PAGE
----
Worn by men in rites and festivals to assert identification with the celestial birds. This apron would have been traded with other indigenous groups as a means of obtaining tools and services, and to reinforce obligations. They were also sold as tourist souvenirs.
A retired nuclear engineer, who was acting advisor to the Atomic Energy Commission of Ecuador in Quito, purchased this item in 1965 from a market in Otavalo. It was a gift for his son who was fascinated by bird feathers. The apron, known as a shuar kuit, is decorated with Job’s tears beads (made from the grains of the plant Coix lacryma-jobi), toucan and mealey parrot feathers.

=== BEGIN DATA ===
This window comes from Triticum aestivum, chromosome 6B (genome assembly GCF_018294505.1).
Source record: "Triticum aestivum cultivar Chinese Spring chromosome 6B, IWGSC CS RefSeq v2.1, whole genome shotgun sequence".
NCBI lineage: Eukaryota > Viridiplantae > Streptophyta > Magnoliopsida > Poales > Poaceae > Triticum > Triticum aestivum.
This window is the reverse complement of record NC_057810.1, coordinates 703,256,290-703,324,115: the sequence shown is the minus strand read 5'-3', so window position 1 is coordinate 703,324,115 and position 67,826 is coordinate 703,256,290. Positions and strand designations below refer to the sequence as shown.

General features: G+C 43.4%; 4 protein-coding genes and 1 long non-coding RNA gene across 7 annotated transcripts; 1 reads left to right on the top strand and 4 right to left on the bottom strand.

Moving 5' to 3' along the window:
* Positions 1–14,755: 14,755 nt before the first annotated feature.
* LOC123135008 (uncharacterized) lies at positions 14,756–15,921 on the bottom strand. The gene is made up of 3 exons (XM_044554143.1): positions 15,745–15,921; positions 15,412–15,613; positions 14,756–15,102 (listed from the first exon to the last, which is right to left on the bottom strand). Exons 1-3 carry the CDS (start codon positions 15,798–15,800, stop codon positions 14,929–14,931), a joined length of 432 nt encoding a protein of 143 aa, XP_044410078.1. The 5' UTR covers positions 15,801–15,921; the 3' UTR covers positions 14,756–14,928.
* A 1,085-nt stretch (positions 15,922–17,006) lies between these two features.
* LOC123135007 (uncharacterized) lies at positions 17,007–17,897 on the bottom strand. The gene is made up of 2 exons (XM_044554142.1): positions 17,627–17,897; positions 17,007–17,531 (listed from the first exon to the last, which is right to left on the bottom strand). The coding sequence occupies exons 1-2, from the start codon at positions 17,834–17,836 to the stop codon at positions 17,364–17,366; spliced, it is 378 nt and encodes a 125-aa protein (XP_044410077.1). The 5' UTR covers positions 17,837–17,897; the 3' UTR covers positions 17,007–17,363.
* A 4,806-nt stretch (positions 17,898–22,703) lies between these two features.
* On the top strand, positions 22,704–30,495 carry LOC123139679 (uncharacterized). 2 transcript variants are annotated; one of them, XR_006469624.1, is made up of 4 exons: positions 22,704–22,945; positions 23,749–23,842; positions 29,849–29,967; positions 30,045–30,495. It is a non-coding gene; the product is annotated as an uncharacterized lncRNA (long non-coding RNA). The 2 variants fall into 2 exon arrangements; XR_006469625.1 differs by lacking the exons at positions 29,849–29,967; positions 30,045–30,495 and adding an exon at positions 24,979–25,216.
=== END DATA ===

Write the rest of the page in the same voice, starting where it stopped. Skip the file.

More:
This object is on display at RAMM in the Finders Keepers gallery.